Historical Perspectives on Climate – The Super El Nino of 1876-78


In March 2016, a climate emergency was declared by Stefan Rahmstorf. Gavin Schmidt also tweeted:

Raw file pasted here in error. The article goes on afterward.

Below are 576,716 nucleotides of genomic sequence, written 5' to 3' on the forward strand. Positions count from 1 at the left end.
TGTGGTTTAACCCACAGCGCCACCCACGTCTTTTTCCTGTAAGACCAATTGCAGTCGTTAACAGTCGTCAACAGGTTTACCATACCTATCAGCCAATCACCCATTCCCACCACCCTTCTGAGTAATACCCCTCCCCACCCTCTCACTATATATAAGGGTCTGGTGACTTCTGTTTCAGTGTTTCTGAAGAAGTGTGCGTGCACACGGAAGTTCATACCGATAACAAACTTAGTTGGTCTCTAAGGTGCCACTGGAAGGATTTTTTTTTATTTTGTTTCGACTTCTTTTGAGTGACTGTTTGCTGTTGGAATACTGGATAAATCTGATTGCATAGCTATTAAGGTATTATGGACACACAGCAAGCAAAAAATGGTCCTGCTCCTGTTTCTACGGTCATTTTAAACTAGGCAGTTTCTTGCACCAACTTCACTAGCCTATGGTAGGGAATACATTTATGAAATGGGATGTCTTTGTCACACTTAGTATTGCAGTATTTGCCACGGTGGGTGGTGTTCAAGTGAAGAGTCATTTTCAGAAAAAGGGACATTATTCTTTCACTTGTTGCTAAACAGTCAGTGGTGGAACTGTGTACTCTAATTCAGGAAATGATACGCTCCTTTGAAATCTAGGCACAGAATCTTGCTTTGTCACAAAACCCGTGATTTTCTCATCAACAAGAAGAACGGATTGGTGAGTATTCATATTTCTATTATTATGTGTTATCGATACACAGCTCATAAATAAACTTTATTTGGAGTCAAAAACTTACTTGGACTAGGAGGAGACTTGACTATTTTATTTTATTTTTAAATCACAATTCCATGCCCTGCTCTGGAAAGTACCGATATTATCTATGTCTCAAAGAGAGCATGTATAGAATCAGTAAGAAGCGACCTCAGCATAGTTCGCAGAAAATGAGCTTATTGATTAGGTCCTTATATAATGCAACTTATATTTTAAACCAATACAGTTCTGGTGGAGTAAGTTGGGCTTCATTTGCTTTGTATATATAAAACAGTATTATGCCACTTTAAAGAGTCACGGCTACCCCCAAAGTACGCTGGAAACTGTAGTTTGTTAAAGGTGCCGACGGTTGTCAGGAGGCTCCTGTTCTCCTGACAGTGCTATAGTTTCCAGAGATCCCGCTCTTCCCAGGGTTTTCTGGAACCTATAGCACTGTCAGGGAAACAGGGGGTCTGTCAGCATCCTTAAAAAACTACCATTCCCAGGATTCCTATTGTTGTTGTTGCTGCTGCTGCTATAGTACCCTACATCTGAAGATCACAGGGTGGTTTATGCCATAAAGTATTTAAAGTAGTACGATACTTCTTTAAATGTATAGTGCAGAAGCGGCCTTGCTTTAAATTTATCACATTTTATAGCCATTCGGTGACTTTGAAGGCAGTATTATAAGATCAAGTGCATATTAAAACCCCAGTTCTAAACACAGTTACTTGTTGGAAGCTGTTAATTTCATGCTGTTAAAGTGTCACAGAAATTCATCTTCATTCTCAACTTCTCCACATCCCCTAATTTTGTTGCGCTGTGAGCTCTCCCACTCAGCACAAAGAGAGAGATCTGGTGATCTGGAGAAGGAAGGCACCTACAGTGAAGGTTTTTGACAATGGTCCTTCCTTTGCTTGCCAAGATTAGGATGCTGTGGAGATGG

The ’emergency’ related to the NASA GISS Feb temperature anomaly of 1.35C above 1951-80 baseline (which incorporates most of the mid 20th century cooling), variously described as ‘unprecedented’, ‘shocking’ and ‘jaw-dropping’ and the ‘hottest ever’ February on record. As we all know, it’s cooled a lot since. Nov 2018 anomaly in GISS is 0.77C. So, in just under 3 years, the planet has cooled 0.58C. Shocking! Even more shocking is that by June of 2016, the planet had cooled 0.59C – just 4 months later! That’s weather for you. What is obvious is that, despite people like Adam Scaife claiming the 2015/16 El Nino was just the ‘icing on the cake’ with regard to the record warm years of 2015 and 2016, that the ‘vast majority’ of that record-breaking warmth was due to GHG global warming, this claim simply does not hold up to scrutiny. El Nino bumped up the annual global mean surface temperature of these two years by approximately 0.2C. They stand head and shoulders above surrounding years, proof that it was weather which made them spectacularly warm, not climate change. El Nino also contributed hugely (about 0.6C) to the record warm February of 2016, when climate alarmists were publicly wetting their pants. In Hadcrut 4 data, 2015 is 0.76C above the baseline, 2016 annual anomaly is 0.78C, whereas 2018 anomaly is just 0.59C. Earth has evidently cooled off after a spectacular super El Nino.